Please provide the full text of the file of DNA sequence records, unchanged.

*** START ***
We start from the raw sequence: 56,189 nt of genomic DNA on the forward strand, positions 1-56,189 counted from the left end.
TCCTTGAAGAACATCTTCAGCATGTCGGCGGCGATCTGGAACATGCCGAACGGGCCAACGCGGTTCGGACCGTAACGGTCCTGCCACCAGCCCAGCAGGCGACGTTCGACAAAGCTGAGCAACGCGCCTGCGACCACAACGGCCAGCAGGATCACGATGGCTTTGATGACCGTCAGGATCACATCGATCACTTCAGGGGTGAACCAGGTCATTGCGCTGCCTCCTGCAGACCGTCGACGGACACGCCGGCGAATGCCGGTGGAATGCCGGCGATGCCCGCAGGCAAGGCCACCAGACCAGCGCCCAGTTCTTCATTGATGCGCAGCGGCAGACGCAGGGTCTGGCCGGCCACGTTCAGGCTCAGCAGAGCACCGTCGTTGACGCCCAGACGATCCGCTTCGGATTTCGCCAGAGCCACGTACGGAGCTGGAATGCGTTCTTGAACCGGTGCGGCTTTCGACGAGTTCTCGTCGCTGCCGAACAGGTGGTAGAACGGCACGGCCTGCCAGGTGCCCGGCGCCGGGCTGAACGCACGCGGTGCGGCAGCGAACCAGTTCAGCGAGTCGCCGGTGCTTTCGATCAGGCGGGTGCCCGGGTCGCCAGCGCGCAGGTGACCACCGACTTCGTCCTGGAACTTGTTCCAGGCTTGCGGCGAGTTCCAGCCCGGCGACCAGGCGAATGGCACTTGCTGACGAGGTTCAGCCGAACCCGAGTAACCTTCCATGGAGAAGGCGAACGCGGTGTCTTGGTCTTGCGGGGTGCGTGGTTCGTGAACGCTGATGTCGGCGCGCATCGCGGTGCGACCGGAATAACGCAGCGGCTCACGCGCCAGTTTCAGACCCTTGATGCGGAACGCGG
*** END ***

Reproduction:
We start from the raw sequence: 56,189 nt of genomic DNA on the forward strand, positions 1-56,189 counted from the left end.
TCCTTGAAGAACATCTTCAGCATGTCGGCGGCGATCTGGAACATGCCGAACGGGCCAACGCGGTTCGGACCGTAACGGTCCTGCCACCAGCCCAGCAGGCGACGTTCGACAAAGCTGAGCAACGCGCCTGCGACCACAACGGCCAGCAGGATCACGATGGCTTTGATGACCGTCAGGATCACATCGATCACTTCAGGGGTGAACCAGGTCATTGCGCTGCCTCCTGCAGACCGTCGACGGACACGCCGGCGAATGCCGGTGGAATGCCGGCGATGCCCGCAGGCAAGGCCACCAGACCAGCGCCCAGTTCTTCATTGATGCGCAGCGGCAGACGCAGGGTCTGGCCGGCCACGTTCAGGCTCAGCAGAGCACCGTCGTTGACGCCCAGACGATCCGCTTCGGATTTCGCCAGAGCCACGTACGGAGCTGGAATGCGTTCTTGAACCGGTGCGGCTTTCGACGAGTTCTCGTCGCTGCCGAACAGGTGGTAGAACGGCACGGCCTGCCAGGTGCCCGGCGCCGGGCTGAACGCACGCGGTGCGGCAGCGAACCAGTTCAGCGAGTCGCCGGTGCTTTCGATCAGGCGGGTGCCCGGGTCGCCAGCGCGCAGGTGACCACCGACTTCGTCCTGGAACTTGTTCCAGGCTTGCGGCGAGTTCCAGCCCGGCGACCAGGCGAATGGCACTTGCTGACGAGGTTCAGCCGAACCCGAGTAACCTTCCATGGAGAAGGCGAACGCGGTGTCTTGGTCTTGCGGGGTGCGTGGTTCGTGAACGCTGATGTCGGCGCGCATCGCGGTGCGACCGGAATAACGCAGCGGCTCACGCGCCAGTTTCAGACCCTTGATGCGGAACGCGG